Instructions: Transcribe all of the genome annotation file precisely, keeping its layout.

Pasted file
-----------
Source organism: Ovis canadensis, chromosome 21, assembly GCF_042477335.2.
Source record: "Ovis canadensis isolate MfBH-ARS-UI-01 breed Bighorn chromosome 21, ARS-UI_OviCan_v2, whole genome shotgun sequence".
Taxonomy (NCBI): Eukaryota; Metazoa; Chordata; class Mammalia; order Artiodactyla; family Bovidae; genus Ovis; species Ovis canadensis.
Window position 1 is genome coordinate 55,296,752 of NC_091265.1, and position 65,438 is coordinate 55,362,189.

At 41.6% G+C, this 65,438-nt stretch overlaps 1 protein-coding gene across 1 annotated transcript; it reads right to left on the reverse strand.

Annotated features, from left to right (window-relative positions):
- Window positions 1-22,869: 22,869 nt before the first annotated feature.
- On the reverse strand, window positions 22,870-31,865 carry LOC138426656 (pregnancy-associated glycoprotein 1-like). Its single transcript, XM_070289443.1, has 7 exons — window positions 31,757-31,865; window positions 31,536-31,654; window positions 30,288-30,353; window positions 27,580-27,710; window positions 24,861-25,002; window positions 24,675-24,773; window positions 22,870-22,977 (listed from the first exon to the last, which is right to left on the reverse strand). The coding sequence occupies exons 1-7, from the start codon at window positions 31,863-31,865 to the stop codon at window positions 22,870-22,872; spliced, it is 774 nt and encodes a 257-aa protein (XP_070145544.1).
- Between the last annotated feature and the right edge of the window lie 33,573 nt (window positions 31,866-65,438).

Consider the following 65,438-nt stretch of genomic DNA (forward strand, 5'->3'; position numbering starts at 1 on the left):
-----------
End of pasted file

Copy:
Source organism: Ovis canadensis, chromosome 21, assembly GCF_042477335.2.
Source record: "Ovis canadensis isolate MfBH-ARS-UI-01 breed Bighorn chromosome 21, ARS-UI_OviCan_v2, whole genome shotgun sequence".
Taxonomy (NCBI): Eukaryota; Metazoa; Chordata; class Mammalia; order Artiodactyla; family Bovidae; genus Ovis; species Ovis canadensis.
Window position 1 is genome coordinate 55,296,752 of NC_091265.1, and position 65,438 is coordinate 55,362,189.

At 41.6% G+C, this 65,438-nt stretch overlaps 1 protein-coding gene across 1 annotated transcript; it reads right to left on the reverse strand.

Annotated features, from left to right (window-relative positions):
- Window positions 1-22,869: 22,869 nt before the first annotated feature.
- On the reverse strand, window positions 22,870-31,865 carry LOC138426656 (pregnancy-associated glycoprotein 1-like). Its single transcript, XM_070289443.1, has 7 exons — window positions 31,757-31,865; window positions 31,536-31,654; window positions 30,288-30,353; window positions 27,580-27,710; window positions 24,861-25,002; window positions 24,675-24,773; window positions 22,870-22,977 (listed from the first exon to the last, which is right to left on the reverse strand). The coding sequence occupies exons 1-7, from the start codon at window positions 31,863-31,865 to the stop codon at window positions 22,870-22,872; spliced, it is 774 nt and encodes a 257-aa protein (XP_070145544.1).
- Between the last annotated feature and the right edge of the window lie 33,573 nt (window positions 31,866-65,438).

Consider the following 65,438-nt stretch of genomic DNA (forward strand, 5'->3'; position numbering starts at 1 on the left):